Loading in...5
×

Thanks for flagging this SlideShare!

Oops! An error has occurred.

×
Saving this for later? Get the SlideShare app to save on your phone or tablet. Read anywhere, anytime – even offline.
Text the download link to your phone
Standard text messaging rates apply

Chapter 2 ferrous material structure and binary alloy system

2,443

Published on

2 Comments
4 Likes
Statistics
Notes
No Downloads
Views
Total Views
2,443
On Slideshare
0
From Embeds
0
Number of Embeds
0
Actions
Shares
0
Downloads
158
Comments
2
Likes
4
Embeds 0
No embeds

Report content
Flagged as inappropriate Flag as inappropriate
Flag as inappropriate

Select your reason for flagging this presentation as inappropriate.

Cancel
No notes for slide

Transcript

  • 1. CHAPTER 2 :FERROUS MATERIALSTRUCTURE AND BINARYALLOY SYSTEM
  • 2. METAL PRODUCTIONIRON PRODUCTION
  • 3. INTRODUCTION TO IRON Pure iron is soft (softer than aluminium), but is unobtainable by smelting. Iron is significantly hardened and strengthened by impurities from the smelting process, such as carbon. Crude iron metal is produced in blast furnaces, where ore is reduced by coke to cast iron.
  • 4. Types of Iron Ore IronLimonite Magnetite Hematite Carbonate
  • 5. IRON ORE CONTENT LIMONITE Content : 20% - 55% irons + 40% water Colour : Yellow brownish
  • 6.  IRON CARBONATE Content : Less than 30% irons + Carbon + Phosphorous Colour : Grey
  • 7.  MAGNETITE Content : 72.4% irons Colour : Black
  • 8.  HEMATITE Content : 40% - 65% irons Colour : Dark brown reddish
  • 9. BLAST FURNACE What is the purpose of Blast Furnace? Is to chemically reduce and convert iron ores into liquid iron called "hot metal". This is due to Iron ore contains impurities, mainly silica (silicon dioxide). Basic material for iron production : Iron ore, limestone, and coke.
  • 10.  Blast Furnace diagram :
  • 11.  The Exhaust Gas Outlet To expel used gases Charging Bells Have two bells; small and big. To allow the Charge drop into the Furnace. Gas Outlet Holes in the Furnace that allows the escaping gases to get to the Exhaust Gas Outlet.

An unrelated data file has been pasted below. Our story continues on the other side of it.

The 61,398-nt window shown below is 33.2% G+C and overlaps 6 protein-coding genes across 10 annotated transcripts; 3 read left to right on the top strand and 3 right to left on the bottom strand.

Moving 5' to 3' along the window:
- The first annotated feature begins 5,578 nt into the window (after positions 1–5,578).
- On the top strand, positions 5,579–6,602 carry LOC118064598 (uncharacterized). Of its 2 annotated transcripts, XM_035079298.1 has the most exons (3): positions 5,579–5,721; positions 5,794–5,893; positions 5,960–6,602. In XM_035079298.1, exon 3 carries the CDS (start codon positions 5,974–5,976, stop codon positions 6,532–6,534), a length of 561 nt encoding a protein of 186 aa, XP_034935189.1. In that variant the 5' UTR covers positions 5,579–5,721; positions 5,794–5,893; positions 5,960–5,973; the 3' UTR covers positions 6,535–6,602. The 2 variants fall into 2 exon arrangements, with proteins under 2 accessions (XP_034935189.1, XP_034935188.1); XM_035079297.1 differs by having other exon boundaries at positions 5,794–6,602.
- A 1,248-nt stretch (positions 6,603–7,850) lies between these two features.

• 12.  Tuyere These are small pipes that permit hot air to enter the furnace. Taphole Used to draw off the molten Iron. Slag Hole Used to draw off the waste Slag.
  • 13.  Refractory Lining Reflects the heat into the Furnace. Conveyor System Takes the Charge to the top of the Blast Furnace. The Charge is carried in Skip Cars which run on a rail track.
  • 14.  Process in blast furnace- Iron ore, coke and limestone are carried to the top of the blast furnace and dumped into it.- Limestone is added to the blast furnace to remove the impurities in the iron ore.- Limestone reacts with the silica to form molten slag in the blast furnace.- Slag flows to the bottom of the furnace where it floats on the liquid iron and is easily removed.
  • 15. - Hot air is blasted into the furnace causing coke to burn rapidly and raise the temperature to 2000°C. carbon+ oxygen = carbon dioxide + heat.- The carbon dioxide then reacts with hot carbon to form carbon monoxide which reduces iron in the ore to iron metal.- Iron falls to the bottom of the furnace and is tapped off periodically.
  • 16. STEEL PRODUCTION
  • 17. INTRODUCTION TO STEEL Is an alloy consisting of a certain proportion of carbon (between 0.2% and 2.1%) and iron. Steel is 1000 times harder than pure iron. Further refinement with oxygen reduces the carbon content in cast iron from blast furnace process produce steel.
  • 18. BASIC OXYGEN FURNACE(BOP) What is the process of Basic Oxygen Furnace (BOF)? Is a steel making furnace, in which molten pig iron and steel scrap convert into steel due to oxidizing action of oxygen blown into the melt under a basic slag.
  • 19.  BOF Diagram
  • 20.  The Water-Cooled Oxygen Lance Provides the oxygen to the furnace so that the temperature in the furnace will increase. The Slagging Hole Where the slag can be poured out when necessary. The Steel Shell
  • 21.  The Refractory Lining Has two purposes. The first is to keep the heat from the furnace. The second reason is to protect the Steel Shell of the Furnace. The Tapping Hole Used to remove the Molten Steel from the Furnace.